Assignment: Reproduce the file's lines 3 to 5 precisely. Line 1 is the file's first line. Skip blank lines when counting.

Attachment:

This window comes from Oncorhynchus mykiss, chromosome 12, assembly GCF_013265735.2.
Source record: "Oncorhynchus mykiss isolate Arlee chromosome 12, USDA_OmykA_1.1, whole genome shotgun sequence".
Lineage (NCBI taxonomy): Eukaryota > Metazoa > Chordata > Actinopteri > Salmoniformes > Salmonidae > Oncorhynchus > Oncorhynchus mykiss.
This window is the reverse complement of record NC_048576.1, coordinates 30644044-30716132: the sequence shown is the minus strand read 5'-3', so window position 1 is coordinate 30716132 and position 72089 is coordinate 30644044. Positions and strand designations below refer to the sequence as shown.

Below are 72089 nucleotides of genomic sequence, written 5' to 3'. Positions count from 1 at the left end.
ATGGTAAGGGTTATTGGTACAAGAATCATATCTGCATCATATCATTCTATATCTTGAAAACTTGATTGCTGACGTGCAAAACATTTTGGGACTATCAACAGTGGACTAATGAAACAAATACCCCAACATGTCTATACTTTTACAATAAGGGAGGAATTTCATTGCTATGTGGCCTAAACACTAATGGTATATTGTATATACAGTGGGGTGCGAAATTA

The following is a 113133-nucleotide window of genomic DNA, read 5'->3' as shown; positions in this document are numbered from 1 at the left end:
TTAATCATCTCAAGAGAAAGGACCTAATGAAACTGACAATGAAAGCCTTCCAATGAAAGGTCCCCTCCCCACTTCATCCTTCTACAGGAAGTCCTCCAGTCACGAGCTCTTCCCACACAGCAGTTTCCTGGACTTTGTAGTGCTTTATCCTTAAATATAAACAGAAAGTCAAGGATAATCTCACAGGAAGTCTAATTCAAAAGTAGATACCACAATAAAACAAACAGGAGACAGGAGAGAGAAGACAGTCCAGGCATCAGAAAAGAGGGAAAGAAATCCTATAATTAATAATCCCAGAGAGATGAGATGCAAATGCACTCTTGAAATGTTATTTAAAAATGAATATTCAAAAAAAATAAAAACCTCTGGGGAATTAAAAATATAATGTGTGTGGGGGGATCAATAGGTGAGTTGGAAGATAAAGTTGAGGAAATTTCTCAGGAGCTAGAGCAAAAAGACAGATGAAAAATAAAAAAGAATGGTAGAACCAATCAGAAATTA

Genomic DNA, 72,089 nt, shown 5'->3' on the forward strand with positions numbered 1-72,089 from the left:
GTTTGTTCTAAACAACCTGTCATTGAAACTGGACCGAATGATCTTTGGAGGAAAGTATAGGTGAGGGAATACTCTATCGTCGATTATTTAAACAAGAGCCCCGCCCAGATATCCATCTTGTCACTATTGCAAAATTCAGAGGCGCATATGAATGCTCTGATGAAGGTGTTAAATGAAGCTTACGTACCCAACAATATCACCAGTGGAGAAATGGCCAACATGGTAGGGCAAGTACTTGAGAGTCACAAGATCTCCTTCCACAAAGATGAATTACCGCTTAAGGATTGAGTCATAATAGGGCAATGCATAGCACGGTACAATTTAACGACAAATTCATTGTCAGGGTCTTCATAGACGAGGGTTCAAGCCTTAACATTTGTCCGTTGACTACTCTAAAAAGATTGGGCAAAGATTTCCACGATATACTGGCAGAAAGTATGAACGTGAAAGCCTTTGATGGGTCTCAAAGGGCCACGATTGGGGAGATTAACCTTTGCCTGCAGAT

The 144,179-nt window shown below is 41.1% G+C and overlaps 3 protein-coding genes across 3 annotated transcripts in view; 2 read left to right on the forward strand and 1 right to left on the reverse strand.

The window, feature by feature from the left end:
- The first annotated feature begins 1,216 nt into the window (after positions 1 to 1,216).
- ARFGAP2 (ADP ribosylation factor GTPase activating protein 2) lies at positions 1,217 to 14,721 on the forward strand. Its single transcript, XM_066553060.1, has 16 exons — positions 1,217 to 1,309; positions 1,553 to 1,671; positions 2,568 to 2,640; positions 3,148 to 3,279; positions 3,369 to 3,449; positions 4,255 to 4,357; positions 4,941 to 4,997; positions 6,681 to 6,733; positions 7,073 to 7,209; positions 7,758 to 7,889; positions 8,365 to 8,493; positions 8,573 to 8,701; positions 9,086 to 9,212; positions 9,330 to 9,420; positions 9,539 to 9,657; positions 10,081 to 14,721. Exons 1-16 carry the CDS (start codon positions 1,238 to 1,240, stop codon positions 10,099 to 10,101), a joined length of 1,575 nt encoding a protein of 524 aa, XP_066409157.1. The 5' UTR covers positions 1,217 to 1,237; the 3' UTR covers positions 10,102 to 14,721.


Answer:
Lineage (NCBI taxonomy): Eukaryota > Metazoa > Chordata > Actinopteri > Salmoniformes > Salmonidae > Oncorhynchus > Oncorhynchus mykiss.
This window is the reverse complement of record NC_048576.1, coordinates 30644044-30716132: the sequence shown is the minus strand read 5'-3', so window position 1 is coordinate 30716132 and position 72089 is coordinate 30644044. Positions and strand designations below refer to the sequence as shown.

Below are 72089 nucleotides of genomic sequence, written 5' to 3'. Positions count from 1 at the left end.